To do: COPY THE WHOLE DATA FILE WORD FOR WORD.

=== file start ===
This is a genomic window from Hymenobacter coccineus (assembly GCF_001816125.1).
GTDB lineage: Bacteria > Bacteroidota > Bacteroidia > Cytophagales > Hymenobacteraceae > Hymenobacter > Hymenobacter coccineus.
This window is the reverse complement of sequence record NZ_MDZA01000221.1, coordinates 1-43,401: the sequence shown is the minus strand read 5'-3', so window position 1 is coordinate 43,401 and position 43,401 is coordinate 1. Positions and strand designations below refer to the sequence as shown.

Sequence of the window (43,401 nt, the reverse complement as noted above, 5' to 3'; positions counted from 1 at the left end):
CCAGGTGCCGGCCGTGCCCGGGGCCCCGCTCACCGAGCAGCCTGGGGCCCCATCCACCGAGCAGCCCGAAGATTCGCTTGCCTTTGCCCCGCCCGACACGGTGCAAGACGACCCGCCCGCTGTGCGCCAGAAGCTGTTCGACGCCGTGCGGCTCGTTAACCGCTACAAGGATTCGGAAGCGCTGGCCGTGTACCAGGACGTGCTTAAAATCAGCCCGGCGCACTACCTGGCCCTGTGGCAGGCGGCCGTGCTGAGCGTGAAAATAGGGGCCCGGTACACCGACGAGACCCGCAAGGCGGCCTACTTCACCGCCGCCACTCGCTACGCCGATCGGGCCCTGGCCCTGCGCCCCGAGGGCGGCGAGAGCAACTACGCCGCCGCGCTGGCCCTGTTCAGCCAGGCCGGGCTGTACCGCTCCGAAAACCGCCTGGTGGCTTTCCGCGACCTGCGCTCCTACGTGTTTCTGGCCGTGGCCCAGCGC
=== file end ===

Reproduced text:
This is a genomic window from Hymenobacter coccineus (assembly GCF_001816125.1).
GTDB lineage: Bacteria > Bacteroidota > Bacteroidia > Cytophagales > Hymenobacteraceae > Hymenobacter > Hymenobacter coccineus.
This window is the reverse complement of sequence record NZ_MDZA01000221.1, coordinates 1-43,401: the sequence shown is the minus strand read 5'-3', so window position 1 is coordinate 43,401 and position 43,401 is coordinate 1. Positions and strand designations below refer to the sequence as shown.

Sequence of the window (43,401 nt, the reverse complement as noted above, 5' to 3'; positions counted from 1 at the left end):
CCAGGTGCCGGCCGTGCCCGGGGCCCCGCTCACCGAGCAGCCTGGGGCCCCATCCACCGAGCAGCCCGAAGATTCGCTTGCCTTTGCCCCGCCCGACACGGTGCAAGACGACCCGCCCGCTGTGCGCCAGAAGCTGTTCGACGCCGTGCGGCTCGTTAACCGCTACAAGGATTCGGAAGCGCTGGCCGTGTACCAGGACGTGCTTAAAATCAGCCCGGCGCACTACCTGGCCCTGTGGCAGGCGGCCGTGCTGAGCGTGAAAATAGGGGCCCGGTACACCGACGAGACCCGCAAGGCGGCCTACTTCACCGCCGCCACTCGCTACGCCGATCGGGCCCTGGCCCTGCGCCCCGAGGGCGGCGAGAGCAACTACGCCGCCGCGCTGGCCCTGTTCAGCCAGGCCGGGCTGTACCGCTCCGAAAACCGCCTGGTGGCTTTCCGCGACCTGCGCTCCTACGTGTTTCTGGCCGTGGCCCAGCGC